Building 32-Bit and 64-Bit Installations from the Same InstallShield Project

If you are writing applications for 64-bit Windows-based systems, you will need a way to install your 64-bit files and other data. Although 32-bit installations run on 64-bit machines, they cannot install to 64-bit locations.

The Windows Installer (MSI) service provides support for 64-bit installations. These installations can be designed and built on 32-bit machines, but they can run only on 64-bit machines. Through the use of release flags, you can build two installations (one 32 bit and one 64 bit) from a single project.

Release Flags

If you want to build two installations (one 32 bit and one 64 bit) from a single InstallShield project, consider using release flags. You can assign release flags to features, InstallShield prerequisites, and chained MSI packages, as necessary, to differentiate the 32-bit items from the 64-bit items.

Then you can configure each release or product configuration in the Releases view to include or exclude certain items that have a particular release flag at build time. You can also conditionally launch certain custom actions based on release flags, so that 32-bit custom actions are launched during a 32-bit installation and 64-bit custom actions are launched during a 64-bit installation.

The first step is to define a feature structure that separates the 64-bit binaries from any 32-bit binaries and other files common to either installation.  Commonly this looks like below:

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In the above example, you’ll note the presence of the ‘Release Flags’ property.  This is the value to be used in the next step to conditionally include this feature in the build based on which release is being built.

For this project, a corresponding flag is set on the x64Bins feature, ‘X64’, and no flag is present on the ‘CommonFiles’ feature since it should always be included.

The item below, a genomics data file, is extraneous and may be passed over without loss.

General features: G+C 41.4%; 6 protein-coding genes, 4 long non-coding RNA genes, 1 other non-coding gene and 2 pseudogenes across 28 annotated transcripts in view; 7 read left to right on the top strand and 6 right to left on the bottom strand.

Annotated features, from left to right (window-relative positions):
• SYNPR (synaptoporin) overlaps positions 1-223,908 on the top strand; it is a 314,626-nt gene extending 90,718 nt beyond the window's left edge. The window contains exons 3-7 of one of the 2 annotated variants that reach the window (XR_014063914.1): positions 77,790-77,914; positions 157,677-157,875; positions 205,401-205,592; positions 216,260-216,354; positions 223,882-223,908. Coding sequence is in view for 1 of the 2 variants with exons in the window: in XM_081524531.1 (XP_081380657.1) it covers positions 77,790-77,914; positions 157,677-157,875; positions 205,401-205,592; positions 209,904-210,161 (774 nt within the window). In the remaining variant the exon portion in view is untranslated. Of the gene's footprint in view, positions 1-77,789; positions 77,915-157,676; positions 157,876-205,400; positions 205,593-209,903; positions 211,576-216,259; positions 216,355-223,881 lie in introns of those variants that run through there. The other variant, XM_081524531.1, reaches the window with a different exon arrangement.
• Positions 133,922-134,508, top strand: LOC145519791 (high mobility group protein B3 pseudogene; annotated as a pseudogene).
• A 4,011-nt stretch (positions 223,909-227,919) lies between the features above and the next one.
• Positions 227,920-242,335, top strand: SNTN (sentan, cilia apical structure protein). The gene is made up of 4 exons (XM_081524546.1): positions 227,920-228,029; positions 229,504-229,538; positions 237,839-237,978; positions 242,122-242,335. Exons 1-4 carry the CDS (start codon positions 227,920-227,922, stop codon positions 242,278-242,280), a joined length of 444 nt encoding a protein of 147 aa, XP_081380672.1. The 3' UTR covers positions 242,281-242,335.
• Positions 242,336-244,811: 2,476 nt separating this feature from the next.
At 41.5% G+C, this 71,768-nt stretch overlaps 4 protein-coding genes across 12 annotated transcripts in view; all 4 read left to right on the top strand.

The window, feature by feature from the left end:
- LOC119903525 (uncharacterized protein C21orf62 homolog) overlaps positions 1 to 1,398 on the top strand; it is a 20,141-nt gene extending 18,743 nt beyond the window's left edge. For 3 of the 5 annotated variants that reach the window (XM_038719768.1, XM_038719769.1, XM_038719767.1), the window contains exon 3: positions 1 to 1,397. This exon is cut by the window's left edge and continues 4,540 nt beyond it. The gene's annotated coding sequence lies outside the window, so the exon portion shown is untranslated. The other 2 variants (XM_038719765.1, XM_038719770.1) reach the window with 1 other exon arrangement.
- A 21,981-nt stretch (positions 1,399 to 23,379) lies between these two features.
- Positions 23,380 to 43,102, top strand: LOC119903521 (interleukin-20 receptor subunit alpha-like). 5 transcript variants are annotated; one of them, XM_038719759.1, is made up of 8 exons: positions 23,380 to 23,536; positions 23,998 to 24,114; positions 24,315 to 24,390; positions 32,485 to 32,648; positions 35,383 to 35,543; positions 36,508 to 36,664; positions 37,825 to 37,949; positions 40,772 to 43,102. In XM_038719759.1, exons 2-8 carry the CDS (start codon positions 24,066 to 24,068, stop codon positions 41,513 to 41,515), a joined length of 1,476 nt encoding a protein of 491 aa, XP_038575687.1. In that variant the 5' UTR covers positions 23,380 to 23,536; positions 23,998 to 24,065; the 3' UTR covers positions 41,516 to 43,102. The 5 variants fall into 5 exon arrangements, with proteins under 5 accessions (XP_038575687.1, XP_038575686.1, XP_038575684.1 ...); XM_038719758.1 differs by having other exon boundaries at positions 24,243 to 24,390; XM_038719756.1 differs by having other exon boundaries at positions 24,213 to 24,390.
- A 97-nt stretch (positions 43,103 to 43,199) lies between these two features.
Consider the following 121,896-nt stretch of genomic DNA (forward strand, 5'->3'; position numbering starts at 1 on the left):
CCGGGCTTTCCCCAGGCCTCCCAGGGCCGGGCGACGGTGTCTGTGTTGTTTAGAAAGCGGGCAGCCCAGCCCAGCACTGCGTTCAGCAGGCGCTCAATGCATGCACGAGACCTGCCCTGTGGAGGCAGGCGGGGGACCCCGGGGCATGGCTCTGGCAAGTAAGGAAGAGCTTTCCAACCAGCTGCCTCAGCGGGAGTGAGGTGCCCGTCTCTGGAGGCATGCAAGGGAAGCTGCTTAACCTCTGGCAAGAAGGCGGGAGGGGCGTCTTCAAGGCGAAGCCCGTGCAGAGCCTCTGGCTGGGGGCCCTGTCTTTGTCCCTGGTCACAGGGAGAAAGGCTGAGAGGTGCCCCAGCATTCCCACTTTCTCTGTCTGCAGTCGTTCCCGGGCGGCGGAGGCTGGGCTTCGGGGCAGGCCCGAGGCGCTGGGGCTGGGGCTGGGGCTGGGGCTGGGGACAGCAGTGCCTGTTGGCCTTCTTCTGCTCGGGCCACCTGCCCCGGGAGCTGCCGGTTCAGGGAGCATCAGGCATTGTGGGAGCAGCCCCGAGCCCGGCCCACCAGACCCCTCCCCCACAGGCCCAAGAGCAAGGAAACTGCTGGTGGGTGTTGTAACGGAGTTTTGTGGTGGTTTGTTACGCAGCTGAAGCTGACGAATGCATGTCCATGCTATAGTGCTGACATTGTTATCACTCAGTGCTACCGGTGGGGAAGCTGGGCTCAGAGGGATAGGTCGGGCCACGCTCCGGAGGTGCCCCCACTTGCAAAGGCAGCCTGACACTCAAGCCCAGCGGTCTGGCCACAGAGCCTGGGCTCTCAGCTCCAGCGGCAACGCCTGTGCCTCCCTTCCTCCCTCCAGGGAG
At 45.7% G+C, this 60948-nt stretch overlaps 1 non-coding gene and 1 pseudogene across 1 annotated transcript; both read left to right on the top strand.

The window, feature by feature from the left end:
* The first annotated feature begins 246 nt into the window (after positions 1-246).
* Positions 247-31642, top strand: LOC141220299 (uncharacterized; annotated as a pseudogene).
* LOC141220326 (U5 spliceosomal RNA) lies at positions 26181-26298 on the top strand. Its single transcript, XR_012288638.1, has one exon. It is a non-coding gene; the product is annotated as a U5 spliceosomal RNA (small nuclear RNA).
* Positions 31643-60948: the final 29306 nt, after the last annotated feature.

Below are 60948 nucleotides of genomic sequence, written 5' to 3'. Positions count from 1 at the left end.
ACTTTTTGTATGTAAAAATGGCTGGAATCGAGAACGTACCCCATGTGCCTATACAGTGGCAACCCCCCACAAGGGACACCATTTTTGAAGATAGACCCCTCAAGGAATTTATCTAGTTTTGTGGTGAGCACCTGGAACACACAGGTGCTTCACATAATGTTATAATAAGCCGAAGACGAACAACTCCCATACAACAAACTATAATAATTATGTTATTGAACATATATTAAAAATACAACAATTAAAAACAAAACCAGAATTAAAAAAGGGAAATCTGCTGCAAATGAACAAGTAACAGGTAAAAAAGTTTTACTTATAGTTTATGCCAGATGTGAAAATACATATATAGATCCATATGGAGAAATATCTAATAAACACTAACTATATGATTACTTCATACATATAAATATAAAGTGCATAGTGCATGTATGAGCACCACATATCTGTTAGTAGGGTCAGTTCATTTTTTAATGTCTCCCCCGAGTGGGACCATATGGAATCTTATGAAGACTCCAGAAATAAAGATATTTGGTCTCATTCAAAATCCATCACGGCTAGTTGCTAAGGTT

Below is what the individual releases will look like.  You’ll note that the X86 and X64 flags correspond to separate release configurations, which is necessary since the Template Summary property can only be overridden at the Product Configuration level to mark an MSI package as 64 bit.

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When setting a release flag, it is not strictly necessary to use capitalization.  However, this value is indeed case sensitive, and must match on the features being included in this release/product configuration.

Redirecting INSTALLDIR

There are a number of reasons why a setup developer may want to have both sets of binaries targeting the same Directory Table entry.  Most commonly, this is because a large number of common files should follow the main installation directory regardless of if it installs to ProgramFilesFolder or ProgramFiles64Folder.

It becomes in this case possible to redirect a folder dynamically using a single SetProperty custom action conditioned off of a property that InstallShield sets with release configuration information.  Typically, using the following settings verbatim are sufficient for most projects:

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The usage of the syntax used with the ISReleaseFlags property can be found with other detailed tips in the MSDN Article Conditional Statement Syntax. This can be applied to other custom actions or components as necessary.